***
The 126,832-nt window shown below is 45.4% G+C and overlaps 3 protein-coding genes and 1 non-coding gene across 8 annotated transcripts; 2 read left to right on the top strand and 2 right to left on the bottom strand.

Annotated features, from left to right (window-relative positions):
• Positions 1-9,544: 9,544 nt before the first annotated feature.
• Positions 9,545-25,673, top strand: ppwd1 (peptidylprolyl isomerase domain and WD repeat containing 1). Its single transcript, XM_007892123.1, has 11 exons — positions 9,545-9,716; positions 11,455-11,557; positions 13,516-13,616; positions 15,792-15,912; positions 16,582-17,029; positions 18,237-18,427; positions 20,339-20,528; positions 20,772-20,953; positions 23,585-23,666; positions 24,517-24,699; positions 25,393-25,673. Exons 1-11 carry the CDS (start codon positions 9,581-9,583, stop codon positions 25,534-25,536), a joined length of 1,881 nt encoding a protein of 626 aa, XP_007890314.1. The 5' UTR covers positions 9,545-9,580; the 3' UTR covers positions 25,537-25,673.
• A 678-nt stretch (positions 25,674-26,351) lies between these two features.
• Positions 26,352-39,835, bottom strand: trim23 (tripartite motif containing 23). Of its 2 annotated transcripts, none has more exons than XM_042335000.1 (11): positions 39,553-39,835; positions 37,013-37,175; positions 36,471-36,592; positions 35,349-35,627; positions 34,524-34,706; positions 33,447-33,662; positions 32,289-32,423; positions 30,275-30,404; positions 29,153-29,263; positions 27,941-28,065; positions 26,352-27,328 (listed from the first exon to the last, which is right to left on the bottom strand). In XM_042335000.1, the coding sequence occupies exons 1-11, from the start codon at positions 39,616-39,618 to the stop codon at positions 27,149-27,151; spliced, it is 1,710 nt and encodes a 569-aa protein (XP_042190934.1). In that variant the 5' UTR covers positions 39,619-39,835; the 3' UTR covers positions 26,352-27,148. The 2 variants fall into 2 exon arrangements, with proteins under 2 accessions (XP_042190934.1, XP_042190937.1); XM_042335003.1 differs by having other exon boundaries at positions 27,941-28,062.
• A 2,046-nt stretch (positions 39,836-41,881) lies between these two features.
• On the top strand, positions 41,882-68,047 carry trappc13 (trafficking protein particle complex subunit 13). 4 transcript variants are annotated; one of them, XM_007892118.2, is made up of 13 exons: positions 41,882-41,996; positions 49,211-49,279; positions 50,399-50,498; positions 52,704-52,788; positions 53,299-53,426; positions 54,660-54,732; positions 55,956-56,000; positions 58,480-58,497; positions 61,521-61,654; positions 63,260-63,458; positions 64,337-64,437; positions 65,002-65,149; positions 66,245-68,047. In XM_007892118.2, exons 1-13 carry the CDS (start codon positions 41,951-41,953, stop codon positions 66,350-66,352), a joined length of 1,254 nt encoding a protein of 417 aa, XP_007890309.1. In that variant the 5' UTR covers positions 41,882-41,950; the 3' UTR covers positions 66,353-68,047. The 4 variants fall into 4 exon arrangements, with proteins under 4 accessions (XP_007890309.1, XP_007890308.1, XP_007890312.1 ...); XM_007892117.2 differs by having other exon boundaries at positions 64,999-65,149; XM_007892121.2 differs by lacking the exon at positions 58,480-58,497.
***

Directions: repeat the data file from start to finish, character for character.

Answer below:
The 126,832-nt window shown below is 45.4% G+C and overlaps 3 protein-coding genes and 1 non-coding gene across 8 annotated transcripts; 2 read left to right on the top strand and 2 right to left on the bottom strand.

Annotated features, from left to right (window-relative positions):
• Positions 1-9,544: 9,544 nt before the first annotated feature.
• Positions 9,545-25,673, top strand: ppwd1 (peptidylprolyl isomerase domain and WD repeat containing 1). Its single transcript, XM_007892123.1, has 11 exons — positions 9,545-9,716; positions 11,455-11,557; positions 13,516-13,616; positions 15,792-15,912; positions 16,582-17,029; positions 18,237-18,427; positions 20,339-20,528; positions 20,772-20,953; positions 23,585-23,666; positions 24,517-24,699; positions 25,393-25,673. Exons 1-11 carry the CDS (start codon positions 9,581-9,583, stop codon positions 25,534-25,536), a joined length of 1,881 nt encoding a protein of 626 aa, XP_007890314.1. The 5' UTR covers positions 9,545-9,580; the 3' UTR covers positions 25,537-25,673.
• A 678-nt stretch (positions 25,674-26,351) lies between these two features.
• Positions 26,352-39,835, bottom strand: trim23 (tripartite motif containing 23). Of its 2 annotated transcripts, none has more exons than XM_042335000.1 (11): positions 39,553-39,835; positions 37,013-37,175; positions 36,471-36,592; positions 35,349-35,627; positions 34,524-34,706; positions 33,447-33,662; positions 32,289-32,423; positions 30,275-30,404; positions 29,153-29,263; positions 27,941-28,065; positions 26,352-27,328 (listed from the first exon to the last, which is right to left on the bottom strand). In XM_042335000.1, the coding sequence occupies exons 1-11, from the start codon at positions 39,616-39,618 to the stop codon at positions 27,149-27,151; spliced, it is 1,710 nt and encodes a 569-aa protein (XP_042190934.1). In that variant the 5' UTR covers positions 39,619-39,835; the 3' UTR covers positions 26,352-27,148. The 2 variants fall into 2 exon arrangements, with proteins under 2 accessions (XP_042190934.1, XP_042190937.1); XM_042335003.1 differs by having other exon boundaries at positions 27,941-28,062.
• A 2,046-nt stretch (positions 39,836-41,881) lies between these two features.
• On the top strand, positions 41,882-68,047 carry trappc13 (trafficking protein particle complex subunit 13). 4 transcript variants are annotated; one of them, XM_007892118.2, is made up of 13 exons: positions 41,882-41,996; positions 49,211-49,279; positions 50,399-50,498; positions 52,704-52,788; positions 53,299-53,426; positions 54,660-54,732; positions 55,956-56,000; positions 58,480-58,497; positions 61,521-61,654; positions 63,260-63,458; positions 64,337-64,437; positions 65,002-65,149; positions 66,245-68,047. In XM_007892118.2, exons 1-13 carry the CDS (start codon positions 41,951-41,953, stop codon positions 66,350-66,352), a joined length of 1,254 nt encoding a protein of 417 aa, XP_007890309.1. In that variant the 5' UTR covers positions 41,882-41,950; the 3' UTR covers positions 66,353-68,047. The 4 variants fall into 4 exon arrangements, with proteins under 4 accessions (XP_007890309.1, XP_007890308.1, XP_007890312.1 ...); XM_007892117.2 differs by having other exon boundaries at positions 64,999-65,149; XM_007892121.2 differs by lacking the exon at positions 58,480-58,497.